U.S. Needs More Than 300k More Mid-Tier Homes To Meet Demand

Middle-income buyers—classified as households earning up to $75,000— were once strong homebuying candidates with income to spare. Just five years ago, this group could afford to buy half of all available homes on the market.

Now, they can afford just 23% of listings, according to an analysis from the National Association of Realtors (NAR) and Realtor.com. The housing market needs about 320,000 mid-tier listings to make up for demand.

Middle-income buyers can on average afford a home valued up to $256,000, but very few are available. Among the 100 biggest metros, El Paso, Boise, and Spokane, WA, have the fewest affordable homes for this group. Ohio leads the way with the most, in Youngstown, Akron, and Toledo.

“Middle-income buyers face the largest shortage of homes among all income groups, making it even harder for them to build wealth through homeownership,” said Nadia Evangelou, NAR senior economist and director of real estate research.

Though home prices are moderating overall, this is mostly due to the most expensive homes on the market seeing major price cuts. Prices within the affordable range remain elevated due to increased demand.

Homes priced under $500,000 are “flying off the market,” a Redfin real estate agent noted, and multiple offers that bump up the final price are common.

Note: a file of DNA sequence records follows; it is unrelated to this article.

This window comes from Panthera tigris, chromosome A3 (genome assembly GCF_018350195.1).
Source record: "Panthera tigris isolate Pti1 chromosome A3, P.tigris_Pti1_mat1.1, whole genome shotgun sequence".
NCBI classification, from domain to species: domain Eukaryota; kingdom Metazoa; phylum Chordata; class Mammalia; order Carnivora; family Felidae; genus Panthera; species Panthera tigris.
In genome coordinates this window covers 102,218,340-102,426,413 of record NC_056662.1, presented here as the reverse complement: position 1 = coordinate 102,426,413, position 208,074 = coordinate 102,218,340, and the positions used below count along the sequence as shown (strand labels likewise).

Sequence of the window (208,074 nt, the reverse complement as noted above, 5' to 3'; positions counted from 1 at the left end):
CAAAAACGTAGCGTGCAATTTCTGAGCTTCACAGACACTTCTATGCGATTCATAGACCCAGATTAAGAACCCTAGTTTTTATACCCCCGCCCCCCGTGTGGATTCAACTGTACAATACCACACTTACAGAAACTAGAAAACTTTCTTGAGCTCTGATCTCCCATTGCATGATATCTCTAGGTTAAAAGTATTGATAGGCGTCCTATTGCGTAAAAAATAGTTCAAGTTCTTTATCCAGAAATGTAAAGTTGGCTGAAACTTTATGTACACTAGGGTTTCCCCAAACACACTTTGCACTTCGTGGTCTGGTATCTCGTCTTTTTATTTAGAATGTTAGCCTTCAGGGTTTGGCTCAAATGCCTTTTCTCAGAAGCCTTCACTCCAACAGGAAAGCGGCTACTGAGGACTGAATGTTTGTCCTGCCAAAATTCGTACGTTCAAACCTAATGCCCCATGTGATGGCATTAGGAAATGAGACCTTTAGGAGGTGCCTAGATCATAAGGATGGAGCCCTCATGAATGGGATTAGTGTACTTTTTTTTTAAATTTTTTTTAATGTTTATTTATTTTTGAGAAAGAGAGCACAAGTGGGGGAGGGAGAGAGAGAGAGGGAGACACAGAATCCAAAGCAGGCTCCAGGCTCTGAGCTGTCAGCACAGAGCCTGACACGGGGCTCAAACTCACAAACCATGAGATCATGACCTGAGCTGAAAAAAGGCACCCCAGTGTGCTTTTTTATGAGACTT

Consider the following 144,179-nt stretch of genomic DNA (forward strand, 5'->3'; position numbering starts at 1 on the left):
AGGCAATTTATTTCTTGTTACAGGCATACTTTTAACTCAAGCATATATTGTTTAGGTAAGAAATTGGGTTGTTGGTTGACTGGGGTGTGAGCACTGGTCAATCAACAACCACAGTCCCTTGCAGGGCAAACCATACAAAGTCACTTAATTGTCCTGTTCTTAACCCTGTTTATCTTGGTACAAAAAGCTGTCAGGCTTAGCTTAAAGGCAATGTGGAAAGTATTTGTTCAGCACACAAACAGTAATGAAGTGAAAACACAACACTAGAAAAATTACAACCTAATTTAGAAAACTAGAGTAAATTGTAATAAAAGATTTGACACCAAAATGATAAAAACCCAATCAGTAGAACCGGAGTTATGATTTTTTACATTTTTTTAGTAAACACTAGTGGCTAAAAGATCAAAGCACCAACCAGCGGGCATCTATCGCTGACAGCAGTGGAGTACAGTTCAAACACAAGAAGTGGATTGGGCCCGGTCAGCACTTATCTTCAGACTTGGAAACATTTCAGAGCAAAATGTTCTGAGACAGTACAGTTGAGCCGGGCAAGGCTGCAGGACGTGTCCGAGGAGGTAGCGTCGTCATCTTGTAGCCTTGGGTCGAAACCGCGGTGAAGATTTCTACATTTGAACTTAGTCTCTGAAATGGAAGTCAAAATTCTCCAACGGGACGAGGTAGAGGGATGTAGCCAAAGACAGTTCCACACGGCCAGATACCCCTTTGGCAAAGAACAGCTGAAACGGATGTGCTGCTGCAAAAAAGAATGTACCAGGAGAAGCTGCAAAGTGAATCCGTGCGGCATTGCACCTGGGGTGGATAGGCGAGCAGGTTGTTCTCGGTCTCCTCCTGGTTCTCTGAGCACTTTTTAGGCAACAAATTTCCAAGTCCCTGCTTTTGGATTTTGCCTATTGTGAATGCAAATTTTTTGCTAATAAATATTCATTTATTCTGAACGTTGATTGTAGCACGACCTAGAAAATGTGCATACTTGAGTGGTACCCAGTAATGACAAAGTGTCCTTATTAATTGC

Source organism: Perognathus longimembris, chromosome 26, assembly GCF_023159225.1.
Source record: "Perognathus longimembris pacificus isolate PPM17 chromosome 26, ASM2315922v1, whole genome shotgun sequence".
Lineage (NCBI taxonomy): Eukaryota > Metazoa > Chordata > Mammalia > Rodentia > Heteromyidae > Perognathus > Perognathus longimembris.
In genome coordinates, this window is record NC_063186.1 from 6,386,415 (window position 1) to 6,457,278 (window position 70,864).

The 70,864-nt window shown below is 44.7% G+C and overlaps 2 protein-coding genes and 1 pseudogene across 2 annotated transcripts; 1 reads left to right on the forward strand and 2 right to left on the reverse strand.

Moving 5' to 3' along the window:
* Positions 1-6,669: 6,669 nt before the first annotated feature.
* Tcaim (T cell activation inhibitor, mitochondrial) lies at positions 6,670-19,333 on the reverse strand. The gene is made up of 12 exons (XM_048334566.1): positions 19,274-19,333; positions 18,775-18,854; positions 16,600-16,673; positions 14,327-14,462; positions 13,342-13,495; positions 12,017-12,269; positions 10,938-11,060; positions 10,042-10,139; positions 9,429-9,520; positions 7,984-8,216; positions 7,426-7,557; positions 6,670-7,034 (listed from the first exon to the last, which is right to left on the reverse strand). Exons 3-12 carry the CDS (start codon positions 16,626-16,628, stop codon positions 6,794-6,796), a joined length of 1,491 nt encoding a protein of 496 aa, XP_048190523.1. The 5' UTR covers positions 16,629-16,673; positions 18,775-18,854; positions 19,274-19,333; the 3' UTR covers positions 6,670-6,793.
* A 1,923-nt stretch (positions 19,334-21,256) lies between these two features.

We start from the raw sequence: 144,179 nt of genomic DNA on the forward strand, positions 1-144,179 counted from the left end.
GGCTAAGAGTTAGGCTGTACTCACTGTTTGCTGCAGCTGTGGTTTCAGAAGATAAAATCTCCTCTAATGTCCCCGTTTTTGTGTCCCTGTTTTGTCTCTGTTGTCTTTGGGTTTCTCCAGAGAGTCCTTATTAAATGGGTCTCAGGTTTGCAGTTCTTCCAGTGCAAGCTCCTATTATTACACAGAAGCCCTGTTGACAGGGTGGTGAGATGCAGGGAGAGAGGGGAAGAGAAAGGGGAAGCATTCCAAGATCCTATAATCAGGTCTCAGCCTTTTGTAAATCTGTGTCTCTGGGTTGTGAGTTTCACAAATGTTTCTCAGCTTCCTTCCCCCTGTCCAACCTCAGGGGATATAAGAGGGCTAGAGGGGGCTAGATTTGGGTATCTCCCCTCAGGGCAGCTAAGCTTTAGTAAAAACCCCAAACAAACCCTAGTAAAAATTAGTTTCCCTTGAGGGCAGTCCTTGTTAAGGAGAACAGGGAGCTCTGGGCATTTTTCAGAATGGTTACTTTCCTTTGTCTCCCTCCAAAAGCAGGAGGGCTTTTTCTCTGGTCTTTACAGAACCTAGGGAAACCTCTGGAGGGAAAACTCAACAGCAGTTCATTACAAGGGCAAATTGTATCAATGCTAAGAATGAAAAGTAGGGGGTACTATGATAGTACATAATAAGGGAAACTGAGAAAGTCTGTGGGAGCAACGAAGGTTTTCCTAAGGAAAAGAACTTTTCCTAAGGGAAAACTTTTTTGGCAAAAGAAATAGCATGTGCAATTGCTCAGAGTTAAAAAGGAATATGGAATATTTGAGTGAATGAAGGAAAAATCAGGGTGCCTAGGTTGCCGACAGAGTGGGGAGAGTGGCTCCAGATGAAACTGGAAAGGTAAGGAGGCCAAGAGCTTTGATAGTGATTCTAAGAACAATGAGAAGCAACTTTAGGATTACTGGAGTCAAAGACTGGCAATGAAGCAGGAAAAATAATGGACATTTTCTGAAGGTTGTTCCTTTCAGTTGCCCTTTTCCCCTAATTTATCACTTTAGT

Evangelou said that solving the problem will require a two-fold approach targeting both low affordability and the stock shortage.

“It’s not just about increasing supply. We must boost the number of homes at the price range that most people can afford to buy,” she said.

One problem is the lack of construction of small, inexpensive homes that could be reasonably sold for cheap. Increasing land and material prices – combined with picky community rules requiring things like two-car garages or homes of a certain size – have made it impossible to build a small, bare-bones house that could sell for $200,000 or less.

The American ideal of a large home on a spacious plot of land is another issue. Homes under 1,400 square feet have only made up 8% of new construction since 1999, in part due to an assumption that homebuyers won’t buy small houses. Neighborhoods that were formerly densely populated are having fewer, but bigger, homes built.

“The development industry still thinks that people want big, and they’re in a state of denial and don’t want to change their business model,” Dan Parolek, an architect and founding principal with the Berkeley, California-based firm Opticos, told Curbed.

“We see a tremendous market untapped for high-quality small units, and very few builders see that.”